Kuperwasser said the next six months will test the Iranians’ mettle.

“They will be able to hold their breath until the elections in November and then pray [that the American electorate] gives them somebody not named Trump,” he said. “The only problem sticking to this policy is that at some point the terrible economic conditions may force citizens into the streets.”

COVID-19, perversely, has only helped the regime in this regard, Kuperwasser said. Iran has appealed to the international community to help it fight the virus, and international bodies have responded. Even the United States offered to help. And with relatives and friends dying, the average Iranian may see the current government as the best hope for beating back the health crisis.

The Trump administration may have an ace up its sleeve, however. Secretary of State Mike Pompeo said last month that the United States will push for so-called “snapback sanctions” on Iran before October, the date when an international arms embargo on Iran is set to expire — another component of the JCPOA.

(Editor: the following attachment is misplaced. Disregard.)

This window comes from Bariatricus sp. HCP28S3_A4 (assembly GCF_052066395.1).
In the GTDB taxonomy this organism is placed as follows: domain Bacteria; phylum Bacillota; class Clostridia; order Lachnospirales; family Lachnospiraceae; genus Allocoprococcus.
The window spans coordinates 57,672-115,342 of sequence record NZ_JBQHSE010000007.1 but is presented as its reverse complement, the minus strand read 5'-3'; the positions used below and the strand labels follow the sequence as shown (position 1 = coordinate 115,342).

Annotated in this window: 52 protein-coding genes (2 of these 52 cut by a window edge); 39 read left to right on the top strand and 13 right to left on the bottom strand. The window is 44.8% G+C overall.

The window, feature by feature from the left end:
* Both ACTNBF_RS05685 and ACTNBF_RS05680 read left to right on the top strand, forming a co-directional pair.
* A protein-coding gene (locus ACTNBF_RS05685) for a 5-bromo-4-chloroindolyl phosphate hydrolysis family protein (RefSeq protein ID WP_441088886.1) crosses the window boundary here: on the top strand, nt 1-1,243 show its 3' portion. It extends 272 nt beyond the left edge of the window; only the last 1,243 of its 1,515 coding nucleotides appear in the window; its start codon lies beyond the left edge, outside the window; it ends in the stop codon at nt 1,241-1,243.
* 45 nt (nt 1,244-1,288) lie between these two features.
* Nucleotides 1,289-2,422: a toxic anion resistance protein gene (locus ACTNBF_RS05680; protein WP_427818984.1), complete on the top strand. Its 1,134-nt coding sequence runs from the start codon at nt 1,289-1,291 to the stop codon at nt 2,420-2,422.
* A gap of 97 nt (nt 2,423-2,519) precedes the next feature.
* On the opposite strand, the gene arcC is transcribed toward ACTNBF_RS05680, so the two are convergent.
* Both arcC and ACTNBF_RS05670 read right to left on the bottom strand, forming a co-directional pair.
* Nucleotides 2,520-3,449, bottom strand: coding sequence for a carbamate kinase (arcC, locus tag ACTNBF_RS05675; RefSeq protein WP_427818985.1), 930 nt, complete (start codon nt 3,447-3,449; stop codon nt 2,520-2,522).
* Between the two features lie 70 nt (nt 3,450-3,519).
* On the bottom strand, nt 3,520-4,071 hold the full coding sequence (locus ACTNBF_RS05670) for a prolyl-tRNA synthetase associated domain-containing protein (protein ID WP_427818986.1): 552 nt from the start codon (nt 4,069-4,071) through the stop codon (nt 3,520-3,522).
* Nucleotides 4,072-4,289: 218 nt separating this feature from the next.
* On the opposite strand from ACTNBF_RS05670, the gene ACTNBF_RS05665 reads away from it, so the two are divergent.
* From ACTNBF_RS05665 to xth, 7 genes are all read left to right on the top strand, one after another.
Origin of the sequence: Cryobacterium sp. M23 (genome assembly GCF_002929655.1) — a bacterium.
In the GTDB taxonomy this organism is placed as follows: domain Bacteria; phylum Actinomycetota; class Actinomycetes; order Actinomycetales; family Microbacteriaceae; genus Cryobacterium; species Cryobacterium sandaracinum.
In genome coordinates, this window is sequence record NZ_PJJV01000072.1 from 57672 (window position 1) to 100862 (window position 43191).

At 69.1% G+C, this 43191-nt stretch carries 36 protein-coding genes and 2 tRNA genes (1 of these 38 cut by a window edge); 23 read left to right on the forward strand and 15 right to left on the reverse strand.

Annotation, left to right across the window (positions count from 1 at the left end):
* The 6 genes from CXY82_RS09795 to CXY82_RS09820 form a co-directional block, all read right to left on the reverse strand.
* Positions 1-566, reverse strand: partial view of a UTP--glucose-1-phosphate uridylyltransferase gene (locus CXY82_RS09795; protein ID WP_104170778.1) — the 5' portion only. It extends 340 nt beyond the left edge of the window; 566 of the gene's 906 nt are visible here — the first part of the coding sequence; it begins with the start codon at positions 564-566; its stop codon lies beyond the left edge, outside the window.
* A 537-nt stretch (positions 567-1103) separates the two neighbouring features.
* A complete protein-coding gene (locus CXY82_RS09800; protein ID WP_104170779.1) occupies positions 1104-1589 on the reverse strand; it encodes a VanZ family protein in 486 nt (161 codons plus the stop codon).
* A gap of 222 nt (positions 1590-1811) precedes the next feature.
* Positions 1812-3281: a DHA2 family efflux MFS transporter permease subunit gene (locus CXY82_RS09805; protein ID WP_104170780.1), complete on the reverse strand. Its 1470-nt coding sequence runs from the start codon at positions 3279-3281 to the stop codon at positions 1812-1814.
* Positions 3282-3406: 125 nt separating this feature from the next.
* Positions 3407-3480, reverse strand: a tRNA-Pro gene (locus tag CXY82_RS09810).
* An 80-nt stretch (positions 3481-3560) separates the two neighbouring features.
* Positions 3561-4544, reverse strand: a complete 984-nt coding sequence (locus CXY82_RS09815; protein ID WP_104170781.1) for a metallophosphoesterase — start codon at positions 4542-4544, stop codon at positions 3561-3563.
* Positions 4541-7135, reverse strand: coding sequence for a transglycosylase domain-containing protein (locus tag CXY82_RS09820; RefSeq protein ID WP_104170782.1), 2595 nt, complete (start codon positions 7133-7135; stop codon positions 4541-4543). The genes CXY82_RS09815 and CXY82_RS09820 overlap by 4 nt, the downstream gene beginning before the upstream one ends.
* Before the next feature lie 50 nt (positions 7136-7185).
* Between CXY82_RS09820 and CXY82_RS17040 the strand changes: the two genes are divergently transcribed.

At the time of the deal, in 2015, the Obama administration claimed that ending the arms embargo was the only way to entice the Iranians to sign the agreement. The JCPOA not only granted the Iranians the right to enrich uranium to higher levels after a period of 15 years, it also allowed the mullahs to buy advanced weapons on the open market after five years. (Just two reasons that Israel so emphatically opposed the JCPOA.) If experience is any guide, Iran will surely use those weapons to rearm proxies in Lebanon, Syria, and Yemen, and use a nuclear bomb to threaten its enemies.